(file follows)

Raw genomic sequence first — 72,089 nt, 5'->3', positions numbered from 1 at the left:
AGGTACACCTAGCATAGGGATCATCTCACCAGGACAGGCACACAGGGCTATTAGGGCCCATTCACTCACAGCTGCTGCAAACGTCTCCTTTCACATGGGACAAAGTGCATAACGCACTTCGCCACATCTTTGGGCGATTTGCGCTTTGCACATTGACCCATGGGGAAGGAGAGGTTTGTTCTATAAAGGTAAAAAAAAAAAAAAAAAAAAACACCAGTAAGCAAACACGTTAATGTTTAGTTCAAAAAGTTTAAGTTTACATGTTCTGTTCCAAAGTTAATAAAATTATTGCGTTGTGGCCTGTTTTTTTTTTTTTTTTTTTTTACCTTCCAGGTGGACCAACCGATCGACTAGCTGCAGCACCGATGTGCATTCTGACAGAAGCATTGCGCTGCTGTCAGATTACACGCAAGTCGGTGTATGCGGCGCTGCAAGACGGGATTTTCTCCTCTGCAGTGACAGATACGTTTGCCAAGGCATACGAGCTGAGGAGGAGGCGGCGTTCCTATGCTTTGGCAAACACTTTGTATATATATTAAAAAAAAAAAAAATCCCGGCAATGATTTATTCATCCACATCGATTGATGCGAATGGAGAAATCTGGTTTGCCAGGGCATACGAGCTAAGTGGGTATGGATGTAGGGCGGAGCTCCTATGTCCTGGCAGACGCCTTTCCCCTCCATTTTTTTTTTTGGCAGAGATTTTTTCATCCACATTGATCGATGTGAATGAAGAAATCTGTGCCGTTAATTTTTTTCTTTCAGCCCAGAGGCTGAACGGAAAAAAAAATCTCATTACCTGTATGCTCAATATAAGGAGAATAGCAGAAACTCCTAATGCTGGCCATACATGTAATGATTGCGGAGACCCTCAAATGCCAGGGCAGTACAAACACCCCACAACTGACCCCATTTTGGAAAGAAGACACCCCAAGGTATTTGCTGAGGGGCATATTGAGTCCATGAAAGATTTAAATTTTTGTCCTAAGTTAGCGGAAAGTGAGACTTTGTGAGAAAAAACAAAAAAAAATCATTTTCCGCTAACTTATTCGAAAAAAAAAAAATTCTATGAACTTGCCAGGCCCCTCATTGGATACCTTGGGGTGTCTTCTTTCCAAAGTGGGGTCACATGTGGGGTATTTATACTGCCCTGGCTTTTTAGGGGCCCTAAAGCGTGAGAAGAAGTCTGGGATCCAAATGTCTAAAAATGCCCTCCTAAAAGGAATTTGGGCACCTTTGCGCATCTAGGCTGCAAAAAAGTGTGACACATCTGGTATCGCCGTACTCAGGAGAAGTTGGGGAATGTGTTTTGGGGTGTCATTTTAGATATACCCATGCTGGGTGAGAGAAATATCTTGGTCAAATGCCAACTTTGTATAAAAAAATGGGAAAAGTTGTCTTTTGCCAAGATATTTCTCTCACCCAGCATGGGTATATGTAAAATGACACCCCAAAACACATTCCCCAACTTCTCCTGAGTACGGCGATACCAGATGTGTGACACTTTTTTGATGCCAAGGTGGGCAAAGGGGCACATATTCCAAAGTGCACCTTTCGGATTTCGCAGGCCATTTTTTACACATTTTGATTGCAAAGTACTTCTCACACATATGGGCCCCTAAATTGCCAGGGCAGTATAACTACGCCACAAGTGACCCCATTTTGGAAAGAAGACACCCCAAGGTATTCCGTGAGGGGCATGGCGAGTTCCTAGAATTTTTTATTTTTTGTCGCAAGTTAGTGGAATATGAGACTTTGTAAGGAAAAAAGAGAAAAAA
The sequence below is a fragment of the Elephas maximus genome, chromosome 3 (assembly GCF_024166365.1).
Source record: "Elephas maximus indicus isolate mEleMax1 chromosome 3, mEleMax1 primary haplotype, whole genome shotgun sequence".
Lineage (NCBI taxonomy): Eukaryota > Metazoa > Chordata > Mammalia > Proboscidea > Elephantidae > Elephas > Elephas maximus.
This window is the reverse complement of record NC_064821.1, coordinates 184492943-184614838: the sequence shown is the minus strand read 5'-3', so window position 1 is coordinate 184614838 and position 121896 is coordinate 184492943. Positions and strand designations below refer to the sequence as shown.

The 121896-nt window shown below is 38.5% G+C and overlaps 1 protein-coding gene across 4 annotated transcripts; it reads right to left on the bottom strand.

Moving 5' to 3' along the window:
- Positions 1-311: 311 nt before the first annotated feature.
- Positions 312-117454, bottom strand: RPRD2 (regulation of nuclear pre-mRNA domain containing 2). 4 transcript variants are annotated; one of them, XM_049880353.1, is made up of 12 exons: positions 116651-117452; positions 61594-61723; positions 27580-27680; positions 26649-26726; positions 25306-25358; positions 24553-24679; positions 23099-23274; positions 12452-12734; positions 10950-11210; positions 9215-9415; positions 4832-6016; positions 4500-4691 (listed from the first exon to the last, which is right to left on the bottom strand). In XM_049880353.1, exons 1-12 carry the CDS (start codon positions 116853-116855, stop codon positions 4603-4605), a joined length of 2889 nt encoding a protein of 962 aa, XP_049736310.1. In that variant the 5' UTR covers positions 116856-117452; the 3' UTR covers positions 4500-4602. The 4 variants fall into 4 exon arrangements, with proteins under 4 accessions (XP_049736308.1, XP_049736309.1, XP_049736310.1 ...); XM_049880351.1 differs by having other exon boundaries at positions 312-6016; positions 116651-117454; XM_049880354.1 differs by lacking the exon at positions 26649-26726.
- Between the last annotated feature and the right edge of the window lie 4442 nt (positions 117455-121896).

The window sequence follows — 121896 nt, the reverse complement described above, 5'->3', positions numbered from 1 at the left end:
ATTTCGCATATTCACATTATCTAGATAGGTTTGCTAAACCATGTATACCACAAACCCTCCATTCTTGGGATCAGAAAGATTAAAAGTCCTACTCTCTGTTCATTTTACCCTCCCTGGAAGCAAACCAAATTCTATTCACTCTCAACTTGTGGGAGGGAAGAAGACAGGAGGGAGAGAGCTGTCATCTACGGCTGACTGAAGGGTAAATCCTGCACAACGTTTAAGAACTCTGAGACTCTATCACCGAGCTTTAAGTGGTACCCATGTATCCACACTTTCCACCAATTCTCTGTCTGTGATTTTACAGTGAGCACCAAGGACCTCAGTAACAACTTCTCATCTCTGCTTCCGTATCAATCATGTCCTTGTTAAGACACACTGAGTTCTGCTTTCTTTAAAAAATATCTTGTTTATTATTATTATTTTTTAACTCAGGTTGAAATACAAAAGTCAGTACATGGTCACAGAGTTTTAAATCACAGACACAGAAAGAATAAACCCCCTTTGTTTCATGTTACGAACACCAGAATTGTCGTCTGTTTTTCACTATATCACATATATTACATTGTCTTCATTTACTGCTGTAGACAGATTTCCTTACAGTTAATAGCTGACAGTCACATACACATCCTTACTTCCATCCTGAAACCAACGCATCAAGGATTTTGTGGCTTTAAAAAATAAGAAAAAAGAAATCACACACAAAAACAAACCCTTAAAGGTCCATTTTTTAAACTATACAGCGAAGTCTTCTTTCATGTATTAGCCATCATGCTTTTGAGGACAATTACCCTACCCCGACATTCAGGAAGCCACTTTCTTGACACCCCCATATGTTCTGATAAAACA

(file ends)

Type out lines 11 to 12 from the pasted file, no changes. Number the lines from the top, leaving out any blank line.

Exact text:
- Between the last annotated feature and the right edge of the window lie 4442 nt (positions 117455-121896).

The window sequence follows — 121896 nt, the reverse complement described above, 5'->3', positions numbered from 1 at the left end: